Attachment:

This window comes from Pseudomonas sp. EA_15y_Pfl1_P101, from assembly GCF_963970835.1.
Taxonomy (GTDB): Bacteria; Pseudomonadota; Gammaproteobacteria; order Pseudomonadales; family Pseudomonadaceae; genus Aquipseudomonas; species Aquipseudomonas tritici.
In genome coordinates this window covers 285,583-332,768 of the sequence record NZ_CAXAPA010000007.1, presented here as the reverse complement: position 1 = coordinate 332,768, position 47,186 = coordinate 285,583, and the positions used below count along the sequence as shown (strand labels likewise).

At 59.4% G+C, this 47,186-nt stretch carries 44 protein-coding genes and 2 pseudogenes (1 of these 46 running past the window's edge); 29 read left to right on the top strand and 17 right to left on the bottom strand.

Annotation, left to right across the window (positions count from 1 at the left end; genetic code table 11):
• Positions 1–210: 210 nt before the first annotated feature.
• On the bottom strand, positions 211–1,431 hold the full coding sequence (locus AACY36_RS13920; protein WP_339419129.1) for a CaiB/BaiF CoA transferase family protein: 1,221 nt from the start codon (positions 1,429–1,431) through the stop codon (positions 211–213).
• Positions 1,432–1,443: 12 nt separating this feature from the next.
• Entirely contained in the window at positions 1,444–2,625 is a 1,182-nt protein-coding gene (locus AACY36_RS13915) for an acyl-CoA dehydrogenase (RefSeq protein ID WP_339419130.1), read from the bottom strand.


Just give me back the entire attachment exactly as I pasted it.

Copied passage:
This window comes from Pseudomonas sp. EA_15y_Pfl1_P101, from assembly GCF_963970835.1.
Taxonomy (GTDB): Bacteria; Pseudomonadota; Gammaproteobacteria; order Pseudomonadales; family Pseudomonadaceae; genus Aquipseudomonas; species Aquipseudomonas tritici.
In genome coordinates this window covers 285,583-332,768 of the sequence record NZ_CAXAPA010000007.1, presented here as the reverse complement: position 1 = coordinate 332,768, position 47,186 = coordinate 285,583, and the positions used below count along the sequence as shown (strand labels likewise).

At 59.4% G+C, this 47,186-nt stretch carries 44 protein-coding genes and 2 pseudogenes (1 of these 46 running past the window's edge); 29 read left to right on the top strand and 17 right to left on the bottom strand.

Annotation, left to right across the window (positions count from 1 at the left end; genetic code table 11):
• Positions 1–210: 210 nt before the first annotated feature.
• On the bottom strand, positions 211–1,431 hold the full coding sequence (locus AACY36_RS13920; protein WP_339419129.1) for a CaiB/BaiF CoA transferase family protein: 1,221 nt from the start codon (positions 1,429–1,431) through the stop codon (positions 211–213).
• Positions 1,432–1,443: 12 nt separating this feature from the next.
• Entirely contained in the window at positions 1,444–2,625 is a 1,182-nt protein-coding gene (locus AACY36_RS13915) for an acyl-CoA dehydrogenase (RefSeq protein ID WP_339419130.1), read from the bottom strand.